Anoosheh Ashoori (born April 9, 1954) is a British-Iranian dual national and businessman who ran a building-supplies company and lived periodically in the U.K. since he was 17. His daughter Eilka, an actress, residing in London, said, “My father has nothing to do with politics and told us not to get involved in politics.”
Ashoori was detained in Tehran in 2017 while visiting his mother.
Treatment in Captivity
Ashoori’s daughter said that he was held in solitary confinement for five months. She added that her father’s captors had put him through “systematic torture,” including telling him that the Iranian regime-controlled gangs could “stab your daughter or wife in London.” She stated that Ashoori tried to kill himself because he was so distressed and wanted to protect his family.
Ashoori suffers from chronic dental problems and requires regular checkups, but his jailers have refused to treat him outside the prison. Ashoori’s family claims that the prison’s dentists are “15th-century butchers” who use the same unsterilized instruments on one patient after another. Ashoori said in an audio recording that the dentists in prison charge inmates for any treatment other than extracting teeth.
The regime has not given Ashoori British consular access because Iran does not recognize dual nationality.
On June 22, 2020, Agence France-Presse published a story about a secret audio recording from Anoosheh Ashoori. He pleaded for help from U.K. Prime Minister Boris Johnson, saying, “My fear is that the British government has forgotten us.” Another audio message from Ashoori was released on August 13, 2020, the third anniversary of his imprisonment. “With the rampant rise of Covid-19 in Iran, particularly in Evin, I am not even sure if I will have the chance to hold my wife and children in my arms again,” Ashoori said. “Dear Prime Minister Johnson and President Rouhani, please put yourselves in my position and tell me what lengths you would go to as an innocent man to be with your family. I implore you to get me and my fellow British nationals out of this hellhole before it is too late for us. Our lives are in your hands.”
Ashoori has also used his recordings to reveal information on human rights violations at Evin Prison. These abuses include prisoners being killed as they were brutally interrogated and dying of medical illnesses that resulted from the abject conditions in Evin. Common ailments because of squalid conditions at Evin include heart disease, high blood pressure, stroke, diabetes, cancer, tooth and hair loss, eye problems, anxiety, and depression. The authorities also authorized administering electric shock treatments to prisoners at psychiatric hospitals.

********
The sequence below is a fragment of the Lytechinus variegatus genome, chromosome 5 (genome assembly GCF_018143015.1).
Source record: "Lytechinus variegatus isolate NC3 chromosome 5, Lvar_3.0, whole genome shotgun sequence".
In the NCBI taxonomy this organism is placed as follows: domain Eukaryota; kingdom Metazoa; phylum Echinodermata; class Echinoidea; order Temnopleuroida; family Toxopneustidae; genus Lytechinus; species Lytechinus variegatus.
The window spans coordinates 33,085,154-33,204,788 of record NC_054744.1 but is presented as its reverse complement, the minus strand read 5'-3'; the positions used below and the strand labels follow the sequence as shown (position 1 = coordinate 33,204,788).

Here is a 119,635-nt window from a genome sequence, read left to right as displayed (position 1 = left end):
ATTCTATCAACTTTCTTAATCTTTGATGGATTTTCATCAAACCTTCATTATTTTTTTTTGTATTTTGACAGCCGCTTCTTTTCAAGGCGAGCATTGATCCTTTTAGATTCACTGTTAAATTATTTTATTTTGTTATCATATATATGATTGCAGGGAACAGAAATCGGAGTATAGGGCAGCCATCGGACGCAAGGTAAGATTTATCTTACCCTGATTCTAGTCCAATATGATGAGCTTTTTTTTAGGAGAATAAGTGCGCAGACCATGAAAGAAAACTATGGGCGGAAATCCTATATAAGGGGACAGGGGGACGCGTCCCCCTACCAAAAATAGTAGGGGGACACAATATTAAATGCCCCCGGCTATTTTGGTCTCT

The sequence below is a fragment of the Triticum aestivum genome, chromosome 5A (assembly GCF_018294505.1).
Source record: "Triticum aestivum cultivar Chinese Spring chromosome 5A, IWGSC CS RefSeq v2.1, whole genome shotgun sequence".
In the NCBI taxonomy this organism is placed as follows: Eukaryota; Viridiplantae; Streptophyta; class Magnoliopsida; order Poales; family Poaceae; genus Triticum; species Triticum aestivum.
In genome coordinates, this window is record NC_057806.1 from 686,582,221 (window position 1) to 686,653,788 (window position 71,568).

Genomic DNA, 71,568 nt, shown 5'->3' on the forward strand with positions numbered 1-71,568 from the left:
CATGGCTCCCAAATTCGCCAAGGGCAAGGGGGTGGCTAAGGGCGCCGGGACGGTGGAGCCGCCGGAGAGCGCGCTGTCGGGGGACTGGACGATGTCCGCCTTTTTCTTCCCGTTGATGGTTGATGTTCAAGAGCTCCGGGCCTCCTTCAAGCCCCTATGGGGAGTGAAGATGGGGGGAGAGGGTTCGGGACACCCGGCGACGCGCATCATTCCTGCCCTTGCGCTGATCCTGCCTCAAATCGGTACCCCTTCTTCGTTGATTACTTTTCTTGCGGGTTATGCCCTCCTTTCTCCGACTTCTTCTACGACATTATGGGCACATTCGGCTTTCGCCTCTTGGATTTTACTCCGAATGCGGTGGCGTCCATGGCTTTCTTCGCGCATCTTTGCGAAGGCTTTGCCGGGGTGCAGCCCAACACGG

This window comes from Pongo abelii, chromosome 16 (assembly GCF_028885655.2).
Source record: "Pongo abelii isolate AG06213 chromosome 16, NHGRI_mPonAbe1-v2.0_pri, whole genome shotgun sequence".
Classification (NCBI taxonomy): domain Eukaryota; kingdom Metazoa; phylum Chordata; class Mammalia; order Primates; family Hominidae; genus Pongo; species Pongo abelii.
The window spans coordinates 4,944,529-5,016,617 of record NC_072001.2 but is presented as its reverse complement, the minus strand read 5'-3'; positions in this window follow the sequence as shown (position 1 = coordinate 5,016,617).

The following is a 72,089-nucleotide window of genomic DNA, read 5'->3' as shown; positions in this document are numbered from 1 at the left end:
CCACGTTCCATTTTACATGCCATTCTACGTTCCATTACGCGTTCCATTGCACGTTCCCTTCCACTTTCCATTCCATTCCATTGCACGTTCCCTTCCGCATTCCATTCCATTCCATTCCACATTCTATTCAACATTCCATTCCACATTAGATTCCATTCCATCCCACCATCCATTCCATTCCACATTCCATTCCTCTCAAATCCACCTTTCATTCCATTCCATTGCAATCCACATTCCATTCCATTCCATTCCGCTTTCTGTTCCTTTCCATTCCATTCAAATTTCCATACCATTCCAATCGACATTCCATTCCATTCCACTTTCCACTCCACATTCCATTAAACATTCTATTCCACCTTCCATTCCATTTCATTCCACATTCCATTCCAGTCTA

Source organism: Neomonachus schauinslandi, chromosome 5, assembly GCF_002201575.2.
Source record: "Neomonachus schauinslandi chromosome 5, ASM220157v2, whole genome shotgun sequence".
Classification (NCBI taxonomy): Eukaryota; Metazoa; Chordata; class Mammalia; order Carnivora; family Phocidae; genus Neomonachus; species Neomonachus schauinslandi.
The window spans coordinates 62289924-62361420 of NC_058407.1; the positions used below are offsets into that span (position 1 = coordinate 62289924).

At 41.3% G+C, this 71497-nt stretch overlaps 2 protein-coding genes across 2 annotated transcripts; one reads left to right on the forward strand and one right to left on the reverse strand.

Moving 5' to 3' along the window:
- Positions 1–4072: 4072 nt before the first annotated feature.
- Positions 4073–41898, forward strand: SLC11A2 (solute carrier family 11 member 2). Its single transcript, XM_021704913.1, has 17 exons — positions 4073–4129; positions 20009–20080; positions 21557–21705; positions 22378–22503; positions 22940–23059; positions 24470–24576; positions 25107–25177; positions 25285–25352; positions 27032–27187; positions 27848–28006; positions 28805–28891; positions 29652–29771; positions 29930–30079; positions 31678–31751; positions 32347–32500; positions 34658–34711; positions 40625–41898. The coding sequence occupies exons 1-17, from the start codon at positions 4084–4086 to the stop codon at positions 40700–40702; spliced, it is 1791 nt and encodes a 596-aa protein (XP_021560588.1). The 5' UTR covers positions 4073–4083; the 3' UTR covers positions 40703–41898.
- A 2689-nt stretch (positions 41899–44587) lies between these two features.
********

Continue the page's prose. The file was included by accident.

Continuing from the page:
Trial and Sentencing
On August 27, 2019, Iran’s judiciary announced that Ashoori had been convicted for connections to the Mossad and “acquiring illegitimate wealth” and sentenced to a combined 12 years in prison.
Elika Ashoori announced on January 22, 2022, that her father would begin a hunger strike the next day in solidarity with others, including former American hostage and UANI Senior Advisor Barry Rosen, striking to seek the release of all Iran hostages.
A spokesperson for the British Foreign Office said, “We have been supporting the family of [Ashoori] since his detention and our embassy in Tehran continues to request consular access, The treatment of all dual nationals detained in Iran is a priority and we raise their cases at the most senior levels. We urge Iran to let them be reunited with their families.”
Elika Ashoori criticized the British government in May 2021, saying U.K. ministers and other officials “refused to use the name” of her father when speaking publicly about the plight of British-Iranian dual nationals detained by Iran. “Boris Johnson has never mentioned us or been in contact with us privately,” Elika told the Times of London. She expressed concern that the government would give up fighting for Ashoori’s freedom if it obtained the release of more prominent British-Iranian hostage Nazanin Zaghari-Ratcliffe.
On March 16, 2022, the Iranian regime released Ashoori and his fellow hostage Nazanin Zaghari-Ratcliffe (also a British-Iranian) into the custody of the British government, and the two left Iran. The two were freed after the U.K. paid Iran $530 million to erase a debt dating back to the 1970s. The shah’s government had purchased military vehicles from the British, but the vehicles were not delivered due to the intervening overthrow of the shah and the establishment of the Islamic Republic in its place.